A Math Explanation for Parents

Understanding Common Core Number Bonds

Suppose I walked up to you, gave you a handful of change and asked, How much money is this?”

How would you tackle counting the coins? Would you add left to right?

Or write them down and sum by column?

This column is so long, I’m not even going try to write all the numbers down!

Either way we get the right answer, so why would I want to learn another way to add coins? Can’t we stick with what works, what we’re familiar with?

We have to keep an open mind because there might be an easier way!

I’m betting at some point someone taught you a faster way to count coins. They demonstrated how to group coins together by denomination and count up using multiples, something like this:

Strategic grouping not only increases our efficiency, it also increases our accuracy. Because I am better at skip counting by 5’s and 10’s, I am less likely to make a mistake.

Utilizing This Strategy With All Numbers

This counting strategy is easy to accept with coins. They’re physical objects. Expanding this methodology to all addition is, of course, a little less obvious.

Remember numbers are components of a system. Components can be broken apart, rearranged and regrouped. This is easy with addition because of the commutative and associative properties.

Commutativity means we can change the order of addition without changing the outcome.

Associativity is closely related. It means we can group numbers together however we like when adding and the answer will remain the same.

Grouping 8 + 2 together first makes this problem easier to sum.

Number Bonds

Number bonds can be a useful strategy for some problems. Numbers are bonded together if they help make a multiple of ten.

In this problem I will break 8 into 6 + 2. How do I know to do this? Because of the following number pairs:

These number pairs all add to ten. Notice how 6 and 4 are a pair? That’s how I know 6 is a great value to add to a number ending in 4.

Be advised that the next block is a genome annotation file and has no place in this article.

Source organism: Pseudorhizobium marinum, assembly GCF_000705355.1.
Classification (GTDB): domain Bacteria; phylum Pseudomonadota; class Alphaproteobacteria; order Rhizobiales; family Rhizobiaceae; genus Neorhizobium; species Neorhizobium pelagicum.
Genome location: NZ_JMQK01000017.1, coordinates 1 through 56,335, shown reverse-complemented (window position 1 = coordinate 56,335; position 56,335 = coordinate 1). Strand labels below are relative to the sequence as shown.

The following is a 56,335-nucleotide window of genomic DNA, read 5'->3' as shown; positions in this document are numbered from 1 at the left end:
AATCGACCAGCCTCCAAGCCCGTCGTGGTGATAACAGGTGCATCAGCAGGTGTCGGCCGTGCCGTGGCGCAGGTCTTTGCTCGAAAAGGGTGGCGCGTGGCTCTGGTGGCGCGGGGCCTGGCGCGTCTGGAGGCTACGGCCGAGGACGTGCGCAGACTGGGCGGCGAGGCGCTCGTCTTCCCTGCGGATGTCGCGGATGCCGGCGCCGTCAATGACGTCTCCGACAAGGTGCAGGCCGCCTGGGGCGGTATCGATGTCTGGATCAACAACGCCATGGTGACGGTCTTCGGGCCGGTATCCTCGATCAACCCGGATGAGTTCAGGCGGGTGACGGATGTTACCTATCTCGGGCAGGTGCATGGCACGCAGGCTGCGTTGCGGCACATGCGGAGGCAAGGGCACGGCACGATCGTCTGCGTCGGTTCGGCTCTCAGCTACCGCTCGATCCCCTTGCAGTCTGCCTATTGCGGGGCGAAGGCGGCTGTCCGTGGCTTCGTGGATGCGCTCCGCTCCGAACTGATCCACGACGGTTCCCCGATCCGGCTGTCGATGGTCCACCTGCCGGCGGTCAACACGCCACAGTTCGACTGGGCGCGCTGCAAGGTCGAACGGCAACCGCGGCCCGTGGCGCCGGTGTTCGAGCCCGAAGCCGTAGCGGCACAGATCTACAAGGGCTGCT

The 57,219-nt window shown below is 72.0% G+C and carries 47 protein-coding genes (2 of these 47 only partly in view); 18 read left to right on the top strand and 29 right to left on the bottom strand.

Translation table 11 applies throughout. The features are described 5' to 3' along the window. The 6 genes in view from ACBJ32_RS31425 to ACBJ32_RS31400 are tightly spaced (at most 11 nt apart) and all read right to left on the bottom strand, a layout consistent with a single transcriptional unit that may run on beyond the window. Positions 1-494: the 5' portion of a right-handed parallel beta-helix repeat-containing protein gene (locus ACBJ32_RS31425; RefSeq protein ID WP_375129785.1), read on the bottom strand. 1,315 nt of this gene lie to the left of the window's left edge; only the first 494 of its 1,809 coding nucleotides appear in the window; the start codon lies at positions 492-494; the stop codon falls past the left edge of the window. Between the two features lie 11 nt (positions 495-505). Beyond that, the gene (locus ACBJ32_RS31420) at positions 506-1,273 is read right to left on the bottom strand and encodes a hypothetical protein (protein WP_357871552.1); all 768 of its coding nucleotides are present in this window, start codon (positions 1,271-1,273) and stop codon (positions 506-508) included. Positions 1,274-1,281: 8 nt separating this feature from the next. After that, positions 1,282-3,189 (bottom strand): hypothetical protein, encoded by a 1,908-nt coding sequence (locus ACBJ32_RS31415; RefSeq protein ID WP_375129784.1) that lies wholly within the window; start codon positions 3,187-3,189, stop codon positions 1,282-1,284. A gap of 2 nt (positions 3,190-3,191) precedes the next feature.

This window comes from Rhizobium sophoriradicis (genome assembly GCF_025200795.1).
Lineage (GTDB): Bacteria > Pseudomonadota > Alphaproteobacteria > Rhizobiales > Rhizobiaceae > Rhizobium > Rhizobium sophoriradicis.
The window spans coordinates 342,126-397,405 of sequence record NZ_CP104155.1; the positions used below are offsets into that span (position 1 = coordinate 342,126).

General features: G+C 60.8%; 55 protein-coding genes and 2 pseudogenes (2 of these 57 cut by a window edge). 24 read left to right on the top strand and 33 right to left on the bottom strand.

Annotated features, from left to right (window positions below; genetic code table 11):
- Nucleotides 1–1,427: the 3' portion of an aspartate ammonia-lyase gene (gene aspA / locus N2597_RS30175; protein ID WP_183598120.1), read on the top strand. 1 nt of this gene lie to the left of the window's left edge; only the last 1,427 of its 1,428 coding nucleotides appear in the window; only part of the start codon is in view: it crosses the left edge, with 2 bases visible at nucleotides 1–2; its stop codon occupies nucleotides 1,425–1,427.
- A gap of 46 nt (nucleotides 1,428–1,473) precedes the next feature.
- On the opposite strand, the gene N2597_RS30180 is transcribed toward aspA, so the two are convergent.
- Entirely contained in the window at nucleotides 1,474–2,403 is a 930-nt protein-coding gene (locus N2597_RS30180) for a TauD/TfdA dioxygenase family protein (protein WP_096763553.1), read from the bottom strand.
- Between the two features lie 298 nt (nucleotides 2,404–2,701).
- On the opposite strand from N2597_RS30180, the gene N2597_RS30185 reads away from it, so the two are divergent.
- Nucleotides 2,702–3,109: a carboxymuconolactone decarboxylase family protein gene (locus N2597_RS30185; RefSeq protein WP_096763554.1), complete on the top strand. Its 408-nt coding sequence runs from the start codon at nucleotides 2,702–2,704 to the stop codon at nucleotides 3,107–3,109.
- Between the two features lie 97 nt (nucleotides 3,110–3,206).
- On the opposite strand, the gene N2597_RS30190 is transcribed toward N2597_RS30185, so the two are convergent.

Now use the associative property to change the grouping to 14 + 6.

Then complete the sum.

Many people naturally do this process in their mind without even noticing it. Perhaps you do too?

Common Core Style Diagrams

Common Core uses a diagram technique to make this method kid friendly and easy to grade.

Step 1: Begin by writing 6 + 2 underneath the 8.

Step 2: Draw a circle to group the 14 and 6 together.

Step 3: Combine 14 and 6 to make 20. Write down the final problem: 20 + 2 = 22.

This process will eventually become a mental math technique, therefore how we write it is less important the concept itself.

Place Value Grouping Method

The beauty of math is once we realize numbers are components we can come up with many creative and effective ways to add. Another popular method is breaking numbers apart by place value.

Begin by splitting the numbers into tens and ones.

Tens are easy to add, so combine them first.

Then either add the 8 and 4 individually by counting up, or add them together first like this.

Think: “50 plus 10 is 60, plus 2 is 62.

Either way the answer is 62.

Common Core Column Notation

Again, Common Core has its own notation.

Step 1: Write the numbers with the place values separated.

Step 2: Add each column.

Step 3: Recognizing that 12 is equal to 10 + 2, write it below 12.

Step 4: Draw the circle to show summing 50 + 10.

Step 5: Write out the final addition.

The process looks lengthy, but keep in mind that the purpose is to build number sense. Rest assured, the traditional carrying algorithm is still a viable and useful technique and is still being taught.

Some fear that when carrying students aren’t always recognizing that they are adding a multiple of the place value. These methods are meant to complement the traditional algorithm, bridge understanding, and offer students multiple perspectives on numbers.


I teach a very similar mental math technique for addition in part 2 of my mental math series. Check out Addition Tricks to Increase Your Speed.

Next Lesson: The Martian Potato Paradox & A Review of Percents


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